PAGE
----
Fraud facilitated by anonymous shell companies is a serious problem facing businesses here in Minnesota.
Internationally, corrupt officials establish shell companies as a conduit for bribes. Here in the U.S., this anonymity is used to disrupt local commerce in ways that impact small businesses like mine. Here are some examples:
Unscrupulous individuals use anonymous shell companies to set up fake businesses that underbid and win contracts they have no intention of fulfilling. They use these shell companies to submit fraudulent invoices or, if they do fulfill the contracts substandard supplies or services.
By the time the fraud comes to light, the companies, and the criminals behind the fraud, have disappeared. Meanwhile, the legitimate small business that competed for the contracts lose valuable business opportunities.
Another example – “patent trolls” – also use anonymous companies. They use the shell companies to make false patent claims and threaten lawsuits against honest businesses that are trying to roll out something truly new. Smaller business rarely have the money to challenge the fraudulent claims. Others unwittingly pay unnecessary royalties or licensing fees to the fraudulent patent trolls.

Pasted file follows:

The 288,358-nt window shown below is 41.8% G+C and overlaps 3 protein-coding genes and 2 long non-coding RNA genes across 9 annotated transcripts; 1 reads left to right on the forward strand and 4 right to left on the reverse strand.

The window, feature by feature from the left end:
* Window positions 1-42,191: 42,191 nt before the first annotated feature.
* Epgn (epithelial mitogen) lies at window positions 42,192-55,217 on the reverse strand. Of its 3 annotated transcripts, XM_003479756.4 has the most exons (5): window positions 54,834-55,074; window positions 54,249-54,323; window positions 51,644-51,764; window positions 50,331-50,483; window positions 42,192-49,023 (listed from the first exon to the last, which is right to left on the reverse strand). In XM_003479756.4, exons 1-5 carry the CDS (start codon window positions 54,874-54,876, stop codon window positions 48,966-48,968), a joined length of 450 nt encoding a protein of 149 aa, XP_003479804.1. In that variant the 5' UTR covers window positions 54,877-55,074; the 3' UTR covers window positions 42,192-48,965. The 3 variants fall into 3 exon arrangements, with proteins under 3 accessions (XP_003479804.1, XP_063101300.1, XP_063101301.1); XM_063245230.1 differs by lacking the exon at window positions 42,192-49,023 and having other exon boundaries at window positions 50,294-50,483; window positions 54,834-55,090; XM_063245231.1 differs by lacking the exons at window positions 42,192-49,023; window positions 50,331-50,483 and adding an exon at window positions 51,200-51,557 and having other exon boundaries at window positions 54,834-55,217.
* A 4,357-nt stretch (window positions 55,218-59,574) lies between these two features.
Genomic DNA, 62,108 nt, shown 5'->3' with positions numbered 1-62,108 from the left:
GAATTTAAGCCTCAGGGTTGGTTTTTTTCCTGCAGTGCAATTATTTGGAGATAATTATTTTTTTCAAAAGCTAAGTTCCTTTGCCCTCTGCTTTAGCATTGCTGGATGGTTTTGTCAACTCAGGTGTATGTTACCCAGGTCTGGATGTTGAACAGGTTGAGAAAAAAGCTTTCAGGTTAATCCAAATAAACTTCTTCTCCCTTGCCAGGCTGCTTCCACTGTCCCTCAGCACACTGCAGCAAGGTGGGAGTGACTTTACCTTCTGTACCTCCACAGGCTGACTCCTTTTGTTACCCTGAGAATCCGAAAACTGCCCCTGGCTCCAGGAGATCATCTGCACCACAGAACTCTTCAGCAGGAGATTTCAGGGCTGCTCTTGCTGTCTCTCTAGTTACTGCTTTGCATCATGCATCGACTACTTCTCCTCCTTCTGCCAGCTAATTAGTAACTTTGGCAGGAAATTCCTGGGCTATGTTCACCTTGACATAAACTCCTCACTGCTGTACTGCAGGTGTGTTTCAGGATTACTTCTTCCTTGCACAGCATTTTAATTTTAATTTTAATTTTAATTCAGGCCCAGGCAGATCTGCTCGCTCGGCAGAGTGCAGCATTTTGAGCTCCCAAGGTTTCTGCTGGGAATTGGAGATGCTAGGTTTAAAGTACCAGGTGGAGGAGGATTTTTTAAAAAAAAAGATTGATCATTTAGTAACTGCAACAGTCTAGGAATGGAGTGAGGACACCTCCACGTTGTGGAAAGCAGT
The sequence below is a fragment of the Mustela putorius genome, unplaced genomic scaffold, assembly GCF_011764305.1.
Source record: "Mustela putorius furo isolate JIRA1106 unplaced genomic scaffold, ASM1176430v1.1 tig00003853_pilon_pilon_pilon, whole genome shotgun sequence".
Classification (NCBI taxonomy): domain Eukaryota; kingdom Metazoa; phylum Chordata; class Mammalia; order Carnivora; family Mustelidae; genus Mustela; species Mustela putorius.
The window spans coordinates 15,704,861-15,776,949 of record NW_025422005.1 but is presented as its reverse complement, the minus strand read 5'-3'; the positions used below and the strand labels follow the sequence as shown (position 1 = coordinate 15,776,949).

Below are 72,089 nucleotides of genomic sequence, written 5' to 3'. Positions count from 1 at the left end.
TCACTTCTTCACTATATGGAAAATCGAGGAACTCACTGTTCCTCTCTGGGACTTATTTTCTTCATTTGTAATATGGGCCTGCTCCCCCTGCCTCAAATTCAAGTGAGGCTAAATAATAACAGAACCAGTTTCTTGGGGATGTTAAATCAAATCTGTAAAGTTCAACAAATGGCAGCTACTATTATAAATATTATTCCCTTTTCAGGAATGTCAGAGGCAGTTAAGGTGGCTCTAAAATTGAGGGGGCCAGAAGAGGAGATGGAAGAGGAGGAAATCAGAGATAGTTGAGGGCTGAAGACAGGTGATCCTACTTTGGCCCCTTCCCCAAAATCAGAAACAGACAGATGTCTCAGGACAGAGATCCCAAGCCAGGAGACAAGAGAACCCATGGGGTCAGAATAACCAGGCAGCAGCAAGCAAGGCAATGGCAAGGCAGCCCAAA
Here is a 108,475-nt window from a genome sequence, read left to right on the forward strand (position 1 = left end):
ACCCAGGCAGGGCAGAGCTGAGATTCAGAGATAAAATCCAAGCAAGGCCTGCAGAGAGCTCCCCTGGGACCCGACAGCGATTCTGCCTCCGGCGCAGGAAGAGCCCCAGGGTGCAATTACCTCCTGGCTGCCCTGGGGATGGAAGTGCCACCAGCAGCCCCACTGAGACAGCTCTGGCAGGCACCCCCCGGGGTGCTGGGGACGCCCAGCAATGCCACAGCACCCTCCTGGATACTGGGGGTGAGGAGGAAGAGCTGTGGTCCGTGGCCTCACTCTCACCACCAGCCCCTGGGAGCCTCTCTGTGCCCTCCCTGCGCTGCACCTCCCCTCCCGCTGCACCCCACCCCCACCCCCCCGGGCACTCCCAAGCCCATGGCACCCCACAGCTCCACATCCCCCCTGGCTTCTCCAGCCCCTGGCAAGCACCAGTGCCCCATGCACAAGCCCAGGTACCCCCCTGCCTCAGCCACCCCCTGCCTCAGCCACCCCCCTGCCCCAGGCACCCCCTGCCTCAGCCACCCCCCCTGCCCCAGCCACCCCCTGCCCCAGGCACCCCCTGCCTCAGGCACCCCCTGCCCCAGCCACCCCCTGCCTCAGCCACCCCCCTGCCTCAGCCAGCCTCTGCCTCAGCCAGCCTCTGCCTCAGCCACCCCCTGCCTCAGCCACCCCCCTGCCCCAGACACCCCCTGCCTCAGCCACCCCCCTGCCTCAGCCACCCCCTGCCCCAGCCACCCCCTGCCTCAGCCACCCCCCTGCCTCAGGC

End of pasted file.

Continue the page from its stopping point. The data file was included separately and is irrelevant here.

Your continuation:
Small businesses often purchase products and subcontract work to others; but problems arise if one of the intended partners or suppliers turns out to be an anonymously-owned shell company. The due diligence required to avoid these fraudulent schemes is costly.
Here in Minnesota just this year, authorities uncovered several schemes to defraud investors. These schemes make it that much harder for legitimate businesses to access the capital they need to grow.
Fortunately, there are some things we can do.
Perhaps the most critical step is to end the use of anonymous shell companies. There are bills in congress that will end this abuse. Even in these divisive times, these bills have strong bipartisan support.
The bills are not complicated. They propose a simple step: to require all companies to disclose who owns them, directly or beneficially.
It is a surprise, to many, that nowhere in this country is this required. This common-sense measure will improve the integrity of supply chains, ensure more fair competition for contracting and limit the ability to blackmail small businesses over bogus licensing fees.
Small business owners have enough challenges to overcome. Our representatives and senators regularly pledge support for the small business community. Here is an easy way to act on that pledge.
Here in Minnesota, my fellow entrepreneurs and I are proud of our businesses and readily put our names on the bottom line. We just ask that others play by the same set of rules.
The rules should favor honest business over anonymous- owned shell companies.
- Robert Scarlett, MSAMN member